God, Hope & Helping Others
March 13, 2015
by Terri LaPoint
Health Impact News
A Florida couple is devastated. Child Protective Services just took their breastfeeding newborn from her mother’s arms at the hospital. She was is not even two days old, but parents Tracey and Freddie Verzosa of Kissimmee, Florida will now only be able to visit their baby for feedings, under supervision. The accusations against them, according to the parents’s story, boil down to the facts that Tracey is a slow learner, they are poor, and the baby was born too quickly for them to make it to the hospital.
On his personal Facebook page, Freddie posted this:
“Today is announced to be a very sad day for my family. Our newest family [member] ‘Taylor Lynn Verzosa’ has just been removed from our care. Just like the rest of the children’s. They are saying that its because it’s an open case. I am asking for you to support my wife as she is devastated in this event.”
The Verzosas have 6 other children, and they have been fighting since last summer to get them back from DCF (Florida’s Department of Children and Families.) They say that their other children were taken unjustly, and the children, who are divided between 3 different foster homes, cry and plead to come home whenever they see them.
Though Tracey has a “mild intellectual disability,” she dearly loves each of her children, who range in age from newborn to 9 years old. She and Freddie have struggled financially, but their children have always had the basics of food, clothing, and shelter, along with generous doses of love and nurturing. Her disability never stopped her from being able to cook and care for her children. While her husband worked or looked for work, she took care of the home, teaching the little ones about colors and shapes, potty-training them, and proudly displaying their numerous certificates of achievement when they did well in school.
There were allegedly concerns that there was a lack of supervision of the children, because of Tracey’s disability, a charge which the couple denies. The state wanted Freddie, a Filipino immigrant who is in the states legally, to be home to watch the kids, but he says that Tracey was doing fine watching them, and he needed to work to provide for the family. He says that the state seems to be worried that she cannot handle six kids, but she has been doing so just fine.
“My wife never let her disability stop her from loving and caring, and raising these children, so why would DCF do it?”
DCF became unhappy with the family when the children were late a couple of times on their scheduled vaccinations. Because of their financial status, sometimes it was difficult to get to routine medical appointments. Freddie reports that they once walked for 2 hours in the hot Florida sun to get to an appointment for shots. He cites lack of transportation as the reason they fell behind, but says they were not very far behind on the schedule.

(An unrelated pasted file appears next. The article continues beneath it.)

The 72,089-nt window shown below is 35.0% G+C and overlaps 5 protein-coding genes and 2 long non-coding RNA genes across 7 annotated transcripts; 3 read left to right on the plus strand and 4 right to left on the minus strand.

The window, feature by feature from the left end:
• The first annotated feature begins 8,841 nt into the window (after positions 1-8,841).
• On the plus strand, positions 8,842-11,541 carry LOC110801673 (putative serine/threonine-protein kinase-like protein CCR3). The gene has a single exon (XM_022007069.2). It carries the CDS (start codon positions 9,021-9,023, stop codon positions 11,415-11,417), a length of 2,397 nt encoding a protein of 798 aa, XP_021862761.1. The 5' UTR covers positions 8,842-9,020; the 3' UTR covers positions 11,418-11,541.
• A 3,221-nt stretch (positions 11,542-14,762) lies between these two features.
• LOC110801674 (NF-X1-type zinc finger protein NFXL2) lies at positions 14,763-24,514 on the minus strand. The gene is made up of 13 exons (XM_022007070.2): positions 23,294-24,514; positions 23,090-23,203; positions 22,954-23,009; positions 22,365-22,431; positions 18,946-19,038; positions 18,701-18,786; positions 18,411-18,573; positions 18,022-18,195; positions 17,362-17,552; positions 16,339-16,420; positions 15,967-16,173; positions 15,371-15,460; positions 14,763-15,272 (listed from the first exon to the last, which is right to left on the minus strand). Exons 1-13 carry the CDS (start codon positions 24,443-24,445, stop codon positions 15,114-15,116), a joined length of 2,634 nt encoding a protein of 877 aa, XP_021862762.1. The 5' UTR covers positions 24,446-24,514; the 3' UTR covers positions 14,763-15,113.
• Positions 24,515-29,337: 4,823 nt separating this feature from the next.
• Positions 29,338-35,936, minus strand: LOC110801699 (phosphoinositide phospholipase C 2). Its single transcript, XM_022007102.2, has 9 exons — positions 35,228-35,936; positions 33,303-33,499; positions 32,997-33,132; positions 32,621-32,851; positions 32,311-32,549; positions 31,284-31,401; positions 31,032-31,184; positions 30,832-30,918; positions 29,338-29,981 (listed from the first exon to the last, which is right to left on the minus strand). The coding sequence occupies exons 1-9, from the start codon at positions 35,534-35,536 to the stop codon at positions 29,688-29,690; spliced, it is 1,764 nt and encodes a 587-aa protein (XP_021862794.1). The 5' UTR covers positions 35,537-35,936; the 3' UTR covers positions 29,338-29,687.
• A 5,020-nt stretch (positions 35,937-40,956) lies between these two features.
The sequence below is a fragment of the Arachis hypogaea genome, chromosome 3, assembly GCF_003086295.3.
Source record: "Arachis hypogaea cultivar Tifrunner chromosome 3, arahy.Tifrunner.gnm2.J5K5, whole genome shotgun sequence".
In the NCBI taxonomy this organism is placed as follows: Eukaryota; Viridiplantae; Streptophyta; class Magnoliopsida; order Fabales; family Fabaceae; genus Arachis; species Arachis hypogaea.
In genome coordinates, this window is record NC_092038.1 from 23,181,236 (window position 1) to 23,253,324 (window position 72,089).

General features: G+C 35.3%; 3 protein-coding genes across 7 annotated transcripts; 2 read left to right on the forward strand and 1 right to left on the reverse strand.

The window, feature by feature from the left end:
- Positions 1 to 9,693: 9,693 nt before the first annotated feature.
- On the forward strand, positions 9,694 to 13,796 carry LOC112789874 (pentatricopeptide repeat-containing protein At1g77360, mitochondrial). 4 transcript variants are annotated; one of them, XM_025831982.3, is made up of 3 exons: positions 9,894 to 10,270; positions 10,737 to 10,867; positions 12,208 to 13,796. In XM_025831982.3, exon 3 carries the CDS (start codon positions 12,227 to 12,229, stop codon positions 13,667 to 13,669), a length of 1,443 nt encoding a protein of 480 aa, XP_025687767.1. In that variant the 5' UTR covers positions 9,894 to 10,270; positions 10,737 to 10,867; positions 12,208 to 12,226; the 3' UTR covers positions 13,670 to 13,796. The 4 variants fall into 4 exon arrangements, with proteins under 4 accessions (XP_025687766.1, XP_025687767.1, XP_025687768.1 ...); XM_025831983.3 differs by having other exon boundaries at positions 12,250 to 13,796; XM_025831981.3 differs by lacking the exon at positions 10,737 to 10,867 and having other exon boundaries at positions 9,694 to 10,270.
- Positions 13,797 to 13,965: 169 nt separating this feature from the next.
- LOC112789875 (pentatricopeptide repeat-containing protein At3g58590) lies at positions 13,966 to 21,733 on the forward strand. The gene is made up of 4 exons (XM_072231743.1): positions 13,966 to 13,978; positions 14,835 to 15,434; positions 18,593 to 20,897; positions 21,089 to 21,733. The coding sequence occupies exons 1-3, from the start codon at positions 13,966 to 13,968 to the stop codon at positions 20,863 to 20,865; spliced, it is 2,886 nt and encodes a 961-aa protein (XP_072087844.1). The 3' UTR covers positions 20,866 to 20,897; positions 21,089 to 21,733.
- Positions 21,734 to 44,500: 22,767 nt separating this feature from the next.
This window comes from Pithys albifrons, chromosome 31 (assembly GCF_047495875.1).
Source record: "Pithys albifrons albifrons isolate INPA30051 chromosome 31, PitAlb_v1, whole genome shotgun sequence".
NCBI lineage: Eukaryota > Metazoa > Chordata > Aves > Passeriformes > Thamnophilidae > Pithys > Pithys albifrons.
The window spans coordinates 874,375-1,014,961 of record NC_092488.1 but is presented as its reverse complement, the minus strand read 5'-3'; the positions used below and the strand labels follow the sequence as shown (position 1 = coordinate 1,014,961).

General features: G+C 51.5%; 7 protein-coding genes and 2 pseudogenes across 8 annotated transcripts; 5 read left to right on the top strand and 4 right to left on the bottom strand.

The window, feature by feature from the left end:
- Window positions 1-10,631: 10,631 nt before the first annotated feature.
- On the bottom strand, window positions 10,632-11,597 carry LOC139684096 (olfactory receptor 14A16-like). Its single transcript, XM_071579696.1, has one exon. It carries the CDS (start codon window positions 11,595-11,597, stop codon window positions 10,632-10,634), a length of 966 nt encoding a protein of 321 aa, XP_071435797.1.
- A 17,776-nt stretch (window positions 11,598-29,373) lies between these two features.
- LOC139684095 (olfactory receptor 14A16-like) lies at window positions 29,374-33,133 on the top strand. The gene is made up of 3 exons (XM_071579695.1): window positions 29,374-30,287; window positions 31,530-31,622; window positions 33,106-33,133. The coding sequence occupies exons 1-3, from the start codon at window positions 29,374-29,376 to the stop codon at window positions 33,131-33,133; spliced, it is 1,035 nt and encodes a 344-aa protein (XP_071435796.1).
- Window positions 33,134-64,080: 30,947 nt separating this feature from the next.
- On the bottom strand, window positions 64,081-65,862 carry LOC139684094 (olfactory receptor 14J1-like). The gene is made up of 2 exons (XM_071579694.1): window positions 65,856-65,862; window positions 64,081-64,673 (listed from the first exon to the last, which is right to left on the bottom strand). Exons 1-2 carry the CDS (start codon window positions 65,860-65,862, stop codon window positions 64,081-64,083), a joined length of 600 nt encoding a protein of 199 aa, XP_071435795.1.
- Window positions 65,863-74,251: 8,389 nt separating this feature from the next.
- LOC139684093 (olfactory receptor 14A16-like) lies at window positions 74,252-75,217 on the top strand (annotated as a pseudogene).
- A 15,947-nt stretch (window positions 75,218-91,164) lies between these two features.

At one point DCF told the family that they needed to put the children into daycare, a request that the couple were not happy with. Freddie says that he agreed to allow them to go to daycare as long as they would do background checks on the people who would be watching the children. Ironically, no one on staff at the daycare that DCF eventually put the children in was watching when their 2 year old climbed on a table and fell off, landing on his face. He is scheduled for a CAT scan soon, based on that fall.
One of the Verzosa children reportedly had a heart murmur. The parents were supposed to take the child for a re-check to follow up, but they were not able to make the appointment. Though the doctor told them that it really was not a big deal, someone at DCF apparently thought that it was. Even though the physician wrote a letter saying that the child was fine, DCF showed up on the Verzosa’s doorstep nine days after the missed appointment.
On The Verzosa Family Story Facebook page, Freddie describes what happened on the day that DCF came and took their children. On July 9, 2014, he and their year old daughter were returning home from the store, when they saw a sheriff’s car and other vehicle parked by their home. They got out, and authorities told them that they were going to take the children away “because I didn’t want to cooperate with there [sic] programs.” Freddie said that was not the truth, that they had told them they were bringing in services, but that never happened.
When Mr. Verzosa became upset, they handcuffed him while he was on his knees begging for mercy. His daughter ran inside in tears, “devastated,” and locked herself in the bathroom. An officer followed her and threatened to break down the door. Officers with guns came into the house with DCF social workers to take the children. One “case worker then snatch[ed] the baby away from my wife,” while the baby was trying to hang on for dear life. When their daughter was convinced to open the door, she begged her mother,
“Please mommy don’t let them take me away.”
The Verzosas were helpless and weeping, as all of their children were taken away. Freddie says they turned their house “upside down looking for guns, drugs, and dead body.” They found nothing.
“I was then lost, trying to understand what did we do to deserve this.”
Since that time they have learned that one of their children in foster care has been found digging around in the garbage for food, and their 9 year old daughter has been wearing makeup and lipstick. The kids who were mostly healthy before have been sick many times, and one of their children has not received the gifts that his parents sent for them – the toys are put up in a closet. The gifts are allegedly thrown away one by one as punishment. The Verzosas buy clothes for their children, but they reportedly aren’t wearing those. “The kids used to be healthy.” The children report being yelled at, and they cry to come home, even writing letters pleading to come home.